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 Figure 9 

Sp1/Sp3 expression is concurrently increased with CPTP expression in PC tissues. Representative images and IHC scores of Sp1 (A-B) or Sp3 (C-D) expression in PC (90 cases) and adjacent normal tissues (60 cases) were detected using IHC. Scale bar, 500 μm. Correlation analysis of protein expression in PC tissue samples between CPTP and Sp1 (E) or Sp3 (F). *P < 0.05, **P < 0.01, ***P < 0.001.

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To further understand the role of CPTP in the initiation and progression of PC, transcriptional regulation of CPTP expression in the PC cell lines was investigated. Our results revealed at least three transcriptional start sites; however, the number of known start sites in the Genbank database is higher. The GC rich 5' untranslated region of CPTP (75.7% for the CpG island and 93% in some regions) was difficult to amplify (Figure S6), similar to GLTP [50]. Our results indicated that CPTP has no TATA-box in the promoter and the basal promoter contains at least two Sp1/Sp3 binding sites. The results also revealed that Sp1/Sp3 binds to these two sites in vitro and in vivo, and both Sp1 and Sp3 are transcriptional activators for CPTP (Figure 7). With Sp1 immunodepletion, the supershifted bands of Sp1 for the -282/-273 binding site using the PANC-1 cell line were not strong, while the supershifted bands were clear for the MIA PaCa-2 cell line (Figure 7B). This might be due to the overlap of the non-specific band position with the supershifted bands and the Sp1-antibody-probe complexes are not stable in the nuclear extracts from the PANC-1 cell line. Co-regulatory factors, such as sterol regulatory element-binding proteins, which bind to Sp1 to regulate transcription of CPTP [85], and competitive transcription factors, such as Krüppel-like factors could complicate the regulatory process [86, 87]. It has been shown that Sp1/Sp3 plays important roles in cell proliferation and metastasis in various tumors [88-90]. The results indicated that Sp3 partially reverses the decreased cell proliferation, migration and invasion induced by knockdown of CPTP, while Sp1 could not significantly reverse cell proliferation, migration and invasion induced by CPTP knockdown. This could be due to the regulation of expression of multiple genes by Sp1 and the effects of these genes could offset the effects induced following knockdown of CPTP expression. Our results also indicated that Sp1/Sp3 expression is concurrently elevated with CPTP in PC tissues compared with the normal (Figure 9). Collectively, these results suggest that Sp1/Sp3 plays a role in the increase of CPTP expression during the initiation and progression of PC (Figure 10).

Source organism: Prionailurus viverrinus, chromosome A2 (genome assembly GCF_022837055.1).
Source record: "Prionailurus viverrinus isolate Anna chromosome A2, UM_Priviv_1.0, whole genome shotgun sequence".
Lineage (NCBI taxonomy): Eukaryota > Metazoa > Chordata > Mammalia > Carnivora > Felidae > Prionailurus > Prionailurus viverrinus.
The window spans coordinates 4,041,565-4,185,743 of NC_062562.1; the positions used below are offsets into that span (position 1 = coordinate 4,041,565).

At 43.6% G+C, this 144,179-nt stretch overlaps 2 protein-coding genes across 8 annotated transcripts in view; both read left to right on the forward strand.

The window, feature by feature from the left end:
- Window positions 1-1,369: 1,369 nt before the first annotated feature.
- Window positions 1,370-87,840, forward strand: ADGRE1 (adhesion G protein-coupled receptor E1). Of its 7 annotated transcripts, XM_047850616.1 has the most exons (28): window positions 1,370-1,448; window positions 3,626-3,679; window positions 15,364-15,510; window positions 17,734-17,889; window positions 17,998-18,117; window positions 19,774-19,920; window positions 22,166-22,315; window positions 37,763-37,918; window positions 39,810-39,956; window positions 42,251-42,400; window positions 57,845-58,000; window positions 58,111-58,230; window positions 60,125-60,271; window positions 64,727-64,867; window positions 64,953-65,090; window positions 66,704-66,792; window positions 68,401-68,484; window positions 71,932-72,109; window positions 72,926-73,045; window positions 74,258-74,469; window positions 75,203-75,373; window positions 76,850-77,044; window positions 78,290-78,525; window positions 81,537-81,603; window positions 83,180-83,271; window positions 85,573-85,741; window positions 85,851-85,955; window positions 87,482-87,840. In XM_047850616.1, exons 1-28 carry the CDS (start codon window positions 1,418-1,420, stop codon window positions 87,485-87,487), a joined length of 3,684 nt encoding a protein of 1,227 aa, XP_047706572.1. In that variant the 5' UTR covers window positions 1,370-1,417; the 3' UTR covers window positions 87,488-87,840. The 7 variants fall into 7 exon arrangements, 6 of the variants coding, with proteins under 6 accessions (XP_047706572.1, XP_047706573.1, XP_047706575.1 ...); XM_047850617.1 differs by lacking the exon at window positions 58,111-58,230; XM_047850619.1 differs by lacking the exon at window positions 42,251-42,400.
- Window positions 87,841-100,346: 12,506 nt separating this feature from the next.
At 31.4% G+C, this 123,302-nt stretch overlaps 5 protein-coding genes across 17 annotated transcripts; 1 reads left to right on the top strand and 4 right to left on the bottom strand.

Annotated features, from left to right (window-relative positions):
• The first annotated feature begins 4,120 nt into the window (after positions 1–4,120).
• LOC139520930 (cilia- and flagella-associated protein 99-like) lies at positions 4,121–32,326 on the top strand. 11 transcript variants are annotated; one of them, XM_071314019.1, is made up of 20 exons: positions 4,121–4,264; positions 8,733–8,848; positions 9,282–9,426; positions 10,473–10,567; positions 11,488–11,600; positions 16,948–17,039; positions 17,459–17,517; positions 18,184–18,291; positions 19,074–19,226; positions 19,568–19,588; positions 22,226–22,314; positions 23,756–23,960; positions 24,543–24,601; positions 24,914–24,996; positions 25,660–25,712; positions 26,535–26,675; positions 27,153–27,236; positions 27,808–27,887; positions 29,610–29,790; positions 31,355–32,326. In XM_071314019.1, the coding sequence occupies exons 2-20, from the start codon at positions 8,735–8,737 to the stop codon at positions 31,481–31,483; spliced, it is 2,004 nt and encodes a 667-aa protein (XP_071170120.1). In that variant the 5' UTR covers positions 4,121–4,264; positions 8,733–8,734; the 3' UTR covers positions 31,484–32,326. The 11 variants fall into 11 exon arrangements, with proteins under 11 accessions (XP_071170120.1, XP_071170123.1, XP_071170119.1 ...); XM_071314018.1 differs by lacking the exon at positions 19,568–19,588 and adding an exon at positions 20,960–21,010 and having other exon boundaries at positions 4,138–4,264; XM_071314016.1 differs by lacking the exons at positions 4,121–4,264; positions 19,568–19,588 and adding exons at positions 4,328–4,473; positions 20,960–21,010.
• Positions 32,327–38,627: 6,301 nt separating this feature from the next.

Figure 10 

Schematic diagram illustrating the proposed mechanism of CPTP in PC cells. CPTP expression affects the levels of sphingolipid metabolite ceramide as well as the PI4KA/AKT signaling pathways. At the point when CPTP expression is upregulated, activation of the PI4KA/AKT signaling pathway and decreased levels of the sphingolipid metabolite ceramide promote PC cell growth and metastasis, respectively. Furthermore, in PC cells, the transcription factors Sp1 and Sp3 operate as upstream positive regulators of CPTP expression. Cer, ceramide.